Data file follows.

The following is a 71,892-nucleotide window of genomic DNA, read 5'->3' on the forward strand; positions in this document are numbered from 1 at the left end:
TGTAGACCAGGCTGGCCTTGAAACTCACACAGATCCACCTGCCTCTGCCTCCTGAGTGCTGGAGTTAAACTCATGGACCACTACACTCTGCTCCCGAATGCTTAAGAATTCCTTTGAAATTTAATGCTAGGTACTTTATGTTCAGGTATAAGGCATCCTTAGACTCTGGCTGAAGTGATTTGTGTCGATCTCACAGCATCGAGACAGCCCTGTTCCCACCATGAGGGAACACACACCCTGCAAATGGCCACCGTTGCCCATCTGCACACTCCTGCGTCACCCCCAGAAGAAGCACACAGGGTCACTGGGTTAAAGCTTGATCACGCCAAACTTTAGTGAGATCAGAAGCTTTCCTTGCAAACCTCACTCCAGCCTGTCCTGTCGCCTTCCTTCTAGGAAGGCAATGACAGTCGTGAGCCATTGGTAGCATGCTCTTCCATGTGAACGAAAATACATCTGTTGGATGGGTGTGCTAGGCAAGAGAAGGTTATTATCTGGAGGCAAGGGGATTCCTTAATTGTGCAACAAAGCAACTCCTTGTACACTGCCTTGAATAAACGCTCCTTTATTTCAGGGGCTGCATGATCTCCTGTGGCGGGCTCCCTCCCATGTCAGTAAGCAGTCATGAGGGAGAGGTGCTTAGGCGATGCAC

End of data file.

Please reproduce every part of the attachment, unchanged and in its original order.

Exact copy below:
The following is a 71,892-nucleotide window of genomic DNA, read 5'->3' on the forward strand; positions in this document are numbered from 1 at the left end:
TGTAGACCAGGCTGGCCTTGAAACTCACACAGATCCACCTGCCTCTGCCTCCTGAGTGCTGGAGTTAAACTCATGGACCACTACACTCTGCTCCCGAATGCTTAAGAATTCCTTTGAAATTTAATGCTAGGTACTTTATGTTCAGGTATAAGGCATCCTTAGACTCTGGCTGAAGTGATTTGTGTCGATCTCACAGCATCGAGACAGCCCTGTTCCCACCATGAGGGAACACACACCCTGCAAATGGCCACCGTTGCCCATCTGCACACTCCTGCGTCACCCCCAGAAGAAGCACACAGGGTCACTGGGTTAAAGCTTGATCACGCCAAACTTTAGTGAGATCAGAAGCTTTCCTTGCAAACCTCACTCCAGCCTGTCCTGTCGCCTTCCTTCTAGGAAGGCAATGACAGTCGTGAGCCATTGGTAGCATGCTCTTCCATGTGAACGAAAATACATCTGTTGGATGGGTGTGCTAGGCAAGAGAAGGTTATTATCTGGAGGCAAGGGGATTCCTTAATTGTGCAACAAAGCAACTCCTTGTACACTGCCTTGAATAAACGCTCCTTTATTTCAGGGGCTGCATGATCTCCTGTGGCGGGCTCCCTCCCATGTCAGTAAGCAGTCATGAGGGAGAGGTGCTTAGGCGATGCAC